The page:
It was love at first sight. In December of 2020, my husband, Tim, and I were helping NBRF with some year-end fundraising. I lamented to Liz Duncan that we could never have another borzoi. Our beautiful Oksana, my eighth ‘zoi, also a rescue from NBRF, had died earlier that year at age 12. We had a borzoi-sized hole in our hearts, but we still had our “tweenie” long-haired dachshund, Watson, who could be, frankly, obnoxious. I was not sure that another borzoi would tolerate him. Liz responded that she thought that the international rescues arriving from China and Korea were often good with small dogs. Did I want to have one tested? I did not take time to ask my husband. Yes!
Very soon after that, I was e-mailed a photo of a young tri-coloured bitch, who in the picture was being bathed before transport to the US. Even dripping wet, she was clearly beautiful. Rather sheepishly, I took the picture to Tim, who asked, “Who’s this?” “This is Luna. She has just arrived from China.” To my relief, his next words were, “I am in love!”
In mid-January, we flew from Savannah to Philadelphia, rented an SUV, and drove out to Harrisburg to pick up our new family member. We had Watson with us – might as well find out if this were going to work. All was fine between the two hounds. As her foster family were getting back into their car, they mentioned that one of the males with whom Luna come over from China had been howling piteously as they pulled out of their driveway. Oh, no! We felt terrible. We’d broken up a pair! (Lorenzo joined us a month later.)
Luna slept almost the entire drive to Savannah. It was not until the second day, when we were just a few miles from home, that she perked up. The tide was low, a breeze was blowing, and Luna was smelling a salt marsh for the first time. She pointed her snout directly up and turned her head from side to side, taking in that distinctive and unfamiliar scent.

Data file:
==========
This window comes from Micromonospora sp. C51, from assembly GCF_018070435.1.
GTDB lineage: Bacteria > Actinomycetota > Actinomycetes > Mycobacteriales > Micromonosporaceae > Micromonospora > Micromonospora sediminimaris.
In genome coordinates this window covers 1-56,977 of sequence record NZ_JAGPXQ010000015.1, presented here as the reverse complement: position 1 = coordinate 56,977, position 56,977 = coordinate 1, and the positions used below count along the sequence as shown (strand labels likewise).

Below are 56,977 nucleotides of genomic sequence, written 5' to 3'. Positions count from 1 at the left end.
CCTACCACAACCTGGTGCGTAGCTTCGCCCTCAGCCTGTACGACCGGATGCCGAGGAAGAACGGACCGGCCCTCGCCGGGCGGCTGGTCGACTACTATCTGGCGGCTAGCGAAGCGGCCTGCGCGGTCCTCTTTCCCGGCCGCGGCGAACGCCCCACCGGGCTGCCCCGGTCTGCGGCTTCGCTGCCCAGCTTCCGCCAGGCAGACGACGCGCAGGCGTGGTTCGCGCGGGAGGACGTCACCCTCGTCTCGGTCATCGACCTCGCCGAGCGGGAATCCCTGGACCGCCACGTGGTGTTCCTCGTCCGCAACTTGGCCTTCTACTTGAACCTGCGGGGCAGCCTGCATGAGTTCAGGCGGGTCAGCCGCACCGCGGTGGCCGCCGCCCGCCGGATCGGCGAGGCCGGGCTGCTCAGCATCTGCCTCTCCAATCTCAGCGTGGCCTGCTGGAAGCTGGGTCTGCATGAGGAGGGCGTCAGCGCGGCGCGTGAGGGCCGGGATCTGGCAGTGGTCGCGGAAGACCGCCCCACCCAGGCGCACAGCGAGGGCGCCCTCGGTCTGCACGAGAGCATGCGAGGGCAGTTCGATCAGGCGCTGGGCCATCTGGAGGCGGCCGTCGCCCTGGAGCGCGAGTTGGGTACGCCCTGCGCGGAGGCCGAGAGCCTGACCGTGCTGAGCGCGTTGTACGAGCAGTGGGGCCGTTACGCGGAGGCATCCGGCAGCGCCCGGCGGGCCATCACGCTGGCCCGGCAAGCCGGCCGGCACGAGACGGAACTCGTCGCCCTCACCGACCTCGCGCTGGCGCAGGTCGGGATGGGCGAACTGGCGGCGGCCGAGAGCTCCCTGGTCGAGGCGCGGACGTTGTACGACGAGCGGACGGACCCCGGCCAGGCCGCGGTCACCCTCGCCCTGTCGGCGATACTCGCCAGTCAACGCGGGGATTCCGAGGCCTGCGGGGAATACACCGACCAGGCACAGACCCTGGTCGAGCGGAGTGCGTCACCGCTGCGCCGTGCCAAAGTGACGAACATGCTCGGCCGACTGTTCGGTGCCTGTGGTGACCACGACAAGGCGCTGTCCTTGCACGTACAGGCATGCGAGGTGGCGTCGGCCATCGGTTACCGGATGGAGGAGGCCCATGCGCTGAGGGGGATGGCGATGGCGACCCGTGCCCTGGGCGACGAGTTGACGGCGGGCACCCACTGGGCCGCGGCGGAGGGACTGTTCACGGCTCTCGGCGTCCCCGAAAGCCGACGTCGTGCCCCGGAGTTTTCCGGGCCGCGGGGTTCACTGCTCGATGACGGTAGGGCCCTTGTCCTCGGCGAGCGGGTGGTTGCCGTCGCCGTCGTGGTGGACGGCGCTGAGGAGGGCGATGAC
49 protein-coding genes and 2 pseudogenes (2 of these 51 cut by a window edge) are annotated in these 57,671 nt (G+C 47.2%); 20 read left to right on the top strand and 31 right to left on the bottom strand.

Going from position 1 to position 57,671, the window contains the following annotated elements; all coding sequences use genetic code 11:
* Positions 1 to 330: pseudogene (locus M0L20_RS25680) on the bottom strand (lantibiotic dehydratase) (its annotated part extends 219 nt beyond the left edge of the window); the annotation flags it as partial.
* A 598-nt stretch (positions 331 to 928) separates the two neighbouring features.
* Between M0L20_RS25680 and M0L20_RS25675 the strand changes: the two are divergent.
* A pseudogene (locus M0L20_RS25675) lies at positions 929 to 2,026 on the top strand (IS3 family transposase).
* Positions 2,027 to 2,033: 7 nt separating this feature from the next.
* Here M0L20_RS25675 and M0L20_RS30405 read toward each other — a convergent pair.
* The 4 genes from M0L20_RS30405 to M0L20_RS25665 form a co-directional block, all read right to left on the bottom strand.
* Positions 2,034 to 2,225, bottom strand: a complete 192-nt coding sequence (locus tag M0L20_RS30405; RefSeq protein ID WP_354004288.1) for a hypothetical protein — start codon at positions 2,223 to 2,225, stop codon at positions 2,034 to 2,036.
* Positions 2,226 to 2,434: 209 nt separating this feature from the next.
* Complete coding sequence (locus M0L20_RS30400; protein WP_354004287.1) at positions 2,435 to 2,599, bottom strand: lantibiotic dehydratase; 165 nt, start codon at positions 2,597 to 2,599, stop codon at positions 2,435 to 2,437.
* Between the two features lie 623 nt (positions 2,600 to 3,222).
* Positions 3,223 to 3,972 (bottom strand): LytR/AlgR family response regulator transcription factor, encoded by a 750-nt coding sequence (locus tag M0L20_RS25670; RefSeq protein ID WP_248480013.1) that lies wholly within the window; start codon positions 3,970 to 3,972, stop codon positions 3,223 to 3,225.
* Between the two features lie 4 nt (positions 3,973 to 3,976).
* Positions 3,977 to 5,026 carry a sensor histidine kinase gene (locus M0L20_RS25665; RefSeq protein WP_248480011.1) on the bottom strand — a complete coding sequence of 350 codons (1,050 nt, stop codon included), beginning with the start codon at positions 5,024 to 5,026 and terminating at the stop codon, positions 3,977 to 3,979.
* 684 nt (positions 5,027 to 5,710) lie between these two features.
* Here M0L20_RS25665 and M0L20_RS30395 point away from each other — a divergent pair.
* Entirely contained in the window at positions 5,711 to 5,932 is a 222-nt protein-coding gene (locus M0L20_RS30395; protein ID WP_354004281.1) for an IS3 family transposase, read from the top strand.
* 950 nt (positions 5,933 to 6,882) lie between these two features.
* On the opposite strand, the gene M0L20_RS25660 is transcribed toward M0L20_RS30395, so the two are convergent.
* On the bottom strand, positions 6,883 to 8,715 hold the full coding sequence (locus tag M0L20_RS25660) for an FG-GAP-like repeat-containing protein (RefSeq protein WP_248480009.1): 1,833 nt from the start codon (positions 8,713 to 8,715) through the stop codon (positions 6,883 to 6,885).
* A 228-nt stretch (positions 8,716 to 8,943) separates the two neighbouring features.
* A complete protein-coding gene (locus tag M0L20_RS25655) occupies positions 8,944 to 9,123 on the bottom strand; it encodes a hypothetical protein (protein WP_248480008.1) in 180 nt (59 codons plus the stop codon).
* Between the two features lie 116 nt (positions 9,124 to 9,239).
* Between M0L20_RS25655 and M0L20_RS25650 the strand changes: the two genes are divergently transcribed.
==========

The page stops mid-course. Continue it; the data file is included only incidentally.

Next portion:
We quickly discovered that Luna, who was only 2 ½, had periodontal disease to an extent unusual in one so young. She had a glorious smile, and her teeth were sparkling – until one looked above her lip line, where it was evident that her teeth had been badly neglected. Disease had eaten two fistulae through gum tissue and bone into her nasal cavity. Two emergency extractions were necessary, following which we began making a twice-yearly pilgrimage to a dental specialist in Florida, in the hope that no more extractions would be required.
Her mouth must have been painful at that time, but nonetheless Luna was cheerful, energetic, cooperative, funny, and sweet. She had a mischievous, elfin look about her that often preceded her stealing the dachshund’s supper or leaping onto a sofa or chair that were supposedly off limits. She loved her new home and us, her family, and we loved to watch her bow and prance to get a game of chase going with Lorenzo. Luna was tiny, smaller much smaller than my previous three females had been, but she ran like the wind and leapt and turned like a ballerina. At their bedtime most nights, I would sit between the two borzois on their beds and tell them exciting stories of Prince Lorenzo and Princess Luna, the Czar’s favourite hounds of the Imperial Hunt, and the many times they cleverly saved the Imperial Family from ravening wolves that had come out of the woods to spoil an afternoon picnic or sleigh ride. Maybe they just enjoyed being petted, but both hounds always looked attentive and smiled.